That task began in earnest around the mid-1990s, and it quickly focused on two scientific observations. The first was based on the experience of environmental degradation in the Soviet Union and other socialist states. While the Communist Party had long understood (correctly) that capitalism bore the brunt of responsibility for the growing global environmental crisis, it began to recognize the need to go further than that and critique industrial and economic activity more broadly. As then People’s Voice editor Kimball Cariou observed, “Industrial and other forms of economic activity cannot expand indefinitely without endangering the biosphere in which we live, and exhausting our finite supply of resources … We need to develop a concept of socialism which is not based on an ever-increasing accumulation of material goods.”
The second important early observation was that capitalist expansion had fundamentally changed the relationship between labour and nature, and that limits needed to be placed on human economic and social activity. Such limits, of course, would need to be achieved through class struggle, and the Party program that was updated in 2001 specifically identified that resolving the tension between workers’ economic demands and the need to protect the environment was a key area of work to advance the revolutionary struggle:
“The greater scale of capitalist exploitation and crises means that environmental concerns are now inescapably linked to working-class living conditions, including in Canada. Parts of organized labour, particularly some resource-based unions, have bought into the corporate agenda that pits environmental protection against employment. It is of vital importance for labour and environmental organizations to recognize that the protection of the environment is in the long-term interests of sustainable employment, and for communities to unite against their common enemy, monopoly capitalism.”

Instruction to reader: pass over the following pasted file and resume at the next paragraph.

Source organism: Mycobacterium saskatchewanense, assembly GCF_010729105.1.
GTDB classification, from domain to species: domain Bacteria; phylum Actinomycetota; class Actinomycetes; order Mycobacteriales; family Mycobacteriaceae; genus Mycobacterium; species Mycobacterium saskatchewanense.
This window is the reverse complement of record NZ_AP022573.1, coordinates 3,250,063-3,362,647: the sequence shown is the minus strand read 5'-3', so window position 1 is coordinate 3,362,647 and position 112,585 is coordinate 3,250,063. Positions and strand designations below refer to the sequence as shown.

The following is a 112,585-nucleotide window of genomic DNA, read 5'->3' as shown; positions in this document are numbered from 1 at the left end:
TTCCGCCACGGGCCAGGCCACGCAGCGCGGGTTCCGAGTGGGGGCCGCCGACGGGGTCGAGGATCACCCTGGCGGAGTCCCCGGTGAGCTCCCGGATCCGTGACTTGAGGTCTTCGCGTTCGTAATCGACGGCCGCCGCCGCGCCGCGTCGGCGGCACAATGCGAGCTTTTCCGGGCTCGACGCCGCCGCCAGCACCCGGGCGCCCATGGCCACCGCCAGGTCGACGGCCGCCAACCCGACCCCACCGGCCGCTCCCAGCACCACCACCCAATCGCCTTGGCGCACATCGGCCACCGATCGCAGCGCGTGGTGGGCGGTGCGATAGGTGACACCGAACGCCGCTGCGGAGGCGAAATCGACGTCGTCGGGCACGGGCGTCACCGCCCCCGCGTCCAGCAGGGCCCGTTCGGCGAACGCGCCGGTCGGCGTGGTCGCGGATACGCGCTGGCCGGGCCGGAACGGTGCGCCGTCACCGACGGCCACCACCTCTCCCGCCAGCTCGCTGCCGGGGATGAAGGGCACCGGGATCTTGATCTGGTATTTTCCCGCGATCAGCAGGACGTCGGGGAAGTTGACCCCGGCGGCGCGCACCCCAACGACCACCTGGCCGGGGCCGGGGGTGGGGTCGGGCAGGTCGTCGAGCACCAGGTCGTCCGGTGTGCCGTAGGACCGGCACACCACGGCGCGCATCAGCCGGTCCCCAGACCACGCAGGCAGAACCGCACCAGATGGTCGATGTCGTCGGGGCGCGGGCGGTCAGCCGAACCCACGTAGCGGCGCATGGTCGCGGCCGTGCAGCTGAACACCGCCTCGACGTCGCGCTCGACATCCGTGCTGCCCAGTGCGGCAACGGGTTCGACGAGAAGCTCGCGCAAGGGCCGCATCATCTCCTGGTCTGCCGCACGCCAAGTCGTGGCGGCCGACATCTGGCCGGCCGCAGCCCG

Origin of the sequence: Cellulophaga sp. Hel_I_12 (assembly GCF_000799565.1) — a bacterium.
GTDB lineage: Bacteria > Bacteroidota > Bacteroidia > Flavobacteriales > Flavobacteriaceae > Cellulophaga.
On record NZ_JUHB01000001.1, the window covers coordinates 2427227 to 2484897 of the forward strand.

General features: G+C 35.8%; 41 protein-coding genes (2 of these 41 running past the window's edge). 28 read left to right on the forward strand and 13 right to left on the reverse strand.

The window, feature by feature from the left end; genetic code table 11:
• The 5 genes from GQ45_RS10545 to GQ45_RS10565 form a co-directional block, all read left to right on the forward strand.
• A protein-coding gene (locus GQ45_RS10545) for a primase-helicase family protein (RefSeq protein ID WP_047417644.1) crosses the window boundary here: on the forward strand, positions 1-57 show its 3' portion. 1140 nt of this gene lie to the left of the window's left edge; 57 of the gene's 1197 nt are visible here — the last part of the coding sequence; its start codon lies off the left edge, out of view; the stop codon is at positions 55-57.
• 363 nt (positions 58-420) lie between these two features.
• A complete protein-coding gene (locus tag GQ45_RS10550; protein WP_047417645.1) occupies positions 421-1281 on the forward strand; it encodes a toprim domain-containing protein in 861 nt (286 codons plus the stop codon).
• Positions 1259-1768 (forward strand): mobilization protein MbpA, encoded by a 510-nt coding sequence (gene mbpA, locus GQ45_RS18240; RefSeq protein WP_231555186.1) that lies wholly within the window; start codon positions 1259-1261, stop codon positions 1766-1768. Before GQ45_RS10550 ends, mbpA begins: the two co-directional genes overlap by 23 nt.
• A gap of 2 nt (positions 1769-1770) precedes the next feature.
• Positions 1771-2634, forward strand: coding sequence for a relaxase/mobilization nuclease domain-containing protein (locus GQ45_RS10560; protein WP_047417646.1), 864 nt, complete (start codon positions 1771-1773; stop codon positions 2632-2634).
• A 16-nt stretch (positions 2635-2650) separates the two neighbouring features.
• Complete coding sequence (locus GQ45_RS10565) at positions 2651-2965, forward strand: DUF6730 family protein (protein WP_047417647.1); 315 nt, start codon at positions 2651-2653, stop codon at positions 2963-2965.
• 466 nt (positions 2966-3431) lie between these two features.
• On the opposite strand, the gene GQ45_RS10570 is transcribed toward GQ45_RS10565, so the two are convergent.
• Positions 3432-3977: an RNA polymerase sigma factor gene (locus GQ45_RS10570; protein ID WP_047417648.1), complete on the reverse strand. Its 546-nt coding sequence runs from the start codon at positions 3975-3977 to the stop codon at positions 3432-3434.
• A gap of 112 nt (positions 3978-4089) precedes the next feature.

This updated programmatic direction was further refined in the 2009 “People’s Energy Plan,” which was an effort to update longstanding energy policies in the context of greatly changed economic and environmental conditions. It maintained the call for an east-west power grid as the desired vehicle for energy sovereignty but placed a much greater weight on public ownership and democratic control of resources and all aspects of production/extraction, refinement, distribution and sale.
The 2009 plan included an analysis of the relationship between resource extraction and both colonialism (arguing that development on Indigenous land can only proceed with Indigenous people’s full knowledge and consent”) and Canada’s imperialist foreign policy of militarism and war. It also took aim at capitalist “solutions” like carbon taxes and cap and trade schemes, which simply commodify the right to pollute. Against these, the Party positioned its long-held call for strict legal limits on pollution and stiff penalties for corporate offenders.
Perhaps the most notable element of the People’s Energy Plan was its call for a deliberate economic transition away from fossil fuel use. This includes a moratorium on development of tar sands and shale gas operations and the progressive closure of existing ones, opposition to oil and pipelines, an end to coal-fired and a massive program to ensure a just economic and social transition for affected workers and communities.
The critical work of developing a concentrated working-class environmentalism presents the Party with a sizeable dilemma – how does it give priority to struggles for workers’ jobs, wages and benefits while promoting strict limits on economic activities that provide many of those same necessities? The Communist Party understands that its task is precisely to engage such contradictory circumstances, creatively applying the science of Marxism to concrete conditions in order to weld socialist consciousness onto the class struggle.
The stakes are high – the overall context is one of an approaching existential crisis whose rate of acceleration means that the timeline for change is shortening. But to simply repeat either the spontaneous demands of the environmental movement or the immediate economic demands of workers would allow socialist thought to stagnate. This would abandon huge sections of the working class to the domination of bourgeois ideology and condemn the entire human species to the destructive conclusion of unending capitalism.
A livable environment requires socialism and socialism requires a livable environment. The Communist Party of Canada is entering its second century of struggle by asserting that the working class has a world to win and a planet to save.